Nearly every sport has rules in place to minimize the potential for injuries. Contact sports like football allow tackling, sacking, pushing and blocking. Yet, they don’t allow you to punch your opponent in the face during a play. They don’t allow you to kick your opponent while he’s down. It would be considered unnecessary roughness.
While there is some expected chaos, we see that there is also an order to it. This is what fans expect. In marriage, we can expect the same… some chaos. And if there isn’t an order to it, we may watch our relationships becoming excessively damaged. We must determine what “unnecessary roughness” is.
When we attempt to draw our lines, what should they look like? How far is too far? What is considered healthy and functional? What is potentially abusive or unfair? Let’s take a look at this.
Belittling or demeaning comments are never ok. We may even agree that it’s not ok to slam doors or throw things. We should agree not to stonewall someone even if we feel hurt by them. And of course, we should agree never to use physical power as a way of getting what we want.
Maybe “unnecessary roughness” can include sarcasm and exaggeration. Disrespectful looks, gestures and tones. Jabs at character. Threatening comments. You may even decide that if a fight gets too chaotic, that you or your spouse both have the right to respectfully walk away.
But I recommend that if you give each other the right to do this, you should preemptively establish when the discussion will resume. This will help you avoid sweeping things under the rug permanently, or prolonged periods of isolation. Just make sure that your rules are A. established. B. reasonable, and C. agreed upon.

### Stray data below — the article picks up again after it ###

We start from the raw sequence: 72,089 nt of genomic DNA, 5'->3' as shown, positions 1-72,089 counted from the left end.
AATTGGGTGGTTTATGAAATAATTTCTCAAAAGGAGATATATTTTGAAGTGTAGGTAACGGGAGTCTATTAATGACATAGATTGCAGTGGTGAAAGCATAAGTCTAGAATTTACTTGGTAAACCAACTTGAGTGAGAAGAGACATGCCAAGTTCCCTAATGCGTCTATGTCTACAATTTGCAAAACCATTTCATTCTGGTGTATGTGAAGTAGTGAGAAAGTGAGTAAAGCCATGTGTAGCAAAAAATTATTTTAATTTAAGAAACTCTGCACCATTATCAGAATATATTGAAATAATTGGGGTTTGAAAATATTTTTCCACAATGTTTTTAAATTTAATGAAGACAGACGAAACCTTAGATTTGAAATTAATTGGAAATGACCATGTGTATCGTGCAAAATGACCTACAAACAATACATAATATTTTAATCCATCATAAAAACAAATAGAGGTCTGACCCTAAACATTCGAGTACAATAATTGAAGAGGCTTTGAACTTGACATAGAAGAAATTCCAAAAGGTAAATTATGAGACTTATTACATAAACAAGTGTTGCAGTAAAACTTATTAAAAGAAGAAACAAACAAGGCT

When we’re hurting, we often see our hurt as justification to react poorly. But the simple fact is, no court of law justifies bad behavior by hurt feelings. You may feel someone has wronged you, but if you react poorly, it only puts you both in the wrong, and neither of you on the side of justice.
If you’re at the zoo and a monkey throws a banana at you, the remedy is never to start throwing bananas back. It doesn’t matter who started it. What matters is that you participated. When you participate in unfair gameplay, you only make a monkey of yourself.
When it comes to “fighting dirty”, perhaps the one rule you should have is; don’t participate! You’ll be glad later that you refrained from throwing your credibility away, even though in the moment, it was very tempting to do!
The sooner your boundaries are established, the better your “fights” will go, and the less your relationship will suffer. If you practice fair fighting, you’ll find there are always respectful (and more effective) ways to express your thoughts and feelings.
This post was an excerpt taken from my book, MARRIAGE IS WORK, which you can find out more about by clicking on the link below. I welcome any of your comments and, as always, greatly appreciate your interest and time!